Cyanide fishing and dynamite fishing groups establish different networks. Cyanide fishing sell their captured fish for export. Blast fishing sells their yield mostly for local market. In addition, the juragang for both blast fishing group and for cyanide fishing group are also different.

They are connected with different suppliers and different markets on the mainland of Makassar. Cyanide is easily obtained from a local distributor in Makassar. The fish captured by cyanide fishing are marketed abroad.

However, culturally both of blast fishermen groups and cyanide groups are similar. They mostly speak Makassar and share common values of the Spermonde archipelago.

In operating their fishing gears, there seems to be an understanding between blast fishermen and cyanide fishermen regarding their fishing grounds. Since both obviously cannot be done in the same place, both of them operate in different territories. Cyanide fishermen are looking for a coral area where groupers or lobsters are easily found.

Diving is the main technique for cyanide fishing. A fisherman can dive in one area for long time. It is dangerous to operate blast fishing on the same area with cyanide fishing. The bomb can kill or injure the cyanide fishermen when they are diving. Therefore, there is an "unwritten agreement" between blast fishermen and cyanide fishermen not to operate in the same place.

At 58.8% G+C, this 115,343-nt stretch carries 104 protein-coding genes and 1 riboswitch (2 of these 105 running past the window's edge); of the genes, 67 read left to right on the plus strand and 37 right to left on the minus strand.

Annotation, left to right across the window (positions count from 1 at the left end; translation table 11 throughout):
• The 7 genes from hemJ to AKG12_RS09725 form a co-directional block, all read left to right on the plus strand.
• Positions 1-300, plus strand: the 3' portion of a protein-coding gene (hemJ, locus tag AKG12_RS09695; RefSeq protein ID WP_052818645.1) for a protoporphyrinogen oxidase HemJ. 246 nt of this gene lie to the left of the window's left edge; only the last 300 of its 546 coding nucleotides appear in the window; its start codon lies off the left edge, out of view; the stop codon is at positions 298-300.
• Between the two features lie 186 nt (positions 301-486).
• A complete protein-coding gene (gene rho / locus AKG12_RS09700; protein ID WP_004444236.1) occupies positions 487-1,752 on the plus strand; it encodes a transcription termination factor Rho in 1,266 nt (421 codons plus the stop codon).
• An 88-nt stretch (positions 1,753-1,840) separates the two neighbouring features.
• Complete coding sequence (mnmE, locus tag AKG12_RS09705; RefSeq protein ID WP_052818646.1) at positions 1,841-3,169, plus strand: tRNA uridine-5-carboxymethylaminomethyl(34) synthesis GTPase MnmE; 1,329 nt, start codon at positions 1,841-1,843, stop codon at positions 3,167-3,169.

Regarding Kodingareng Lompo, nobody in the island uses cyanides. The sea surrounding the island is a preferred place for blast fishing. The blast fishermen have their own fishing grounds, about an hour from the island.

However, on Barang Lompo island (a neighboring island in the Spermonde archipelago), both blast fishermen and cyanide fishermen live together in the same island. Various fishing methods coexist on the same island. Different groups of fishermen have different fishing grounds but they live together as a village society and share the common culture and religion.

On Sumanga island (in the Sabalana archipelago), blast fishermen and cyanide fishermen cooperate without sharing life on the same island. Most people who live on the island are blast fishermen. Because Sabalana archipelago is further offshore from the mainland Sulawesi, cyanide fishermen from Spermonde archipelago often come to the island to park their boats and to get some fresh water before continuing their journey. What they share is the "protection" from local authorities.

For a blast-fishing group, line fishermen also serve as a camouflage from the police patrol. If a police patrol is approaching the blast fishing boat, the crew will move the detonators and fuse to the small boats belong to line fishermen. Therefore, when the police catch the blast fishing boat, they will find nothing illegal. Police will find no evidence of blast fishing since they do not find a bomb on the boat.  

2011 Chozin Muhammad

Also in this section :

Social Relationships on Balobaloang

Illegal but common: life of blast fishermen

History of blast fishing
Colonial era
After Indonesian independence
Contemporary Practices

Patron-client relationship in blast fishing groups
Life of a young juragang
Life of a sawi

Religious and cultural values of blast fishermen

The role of women in blast fishing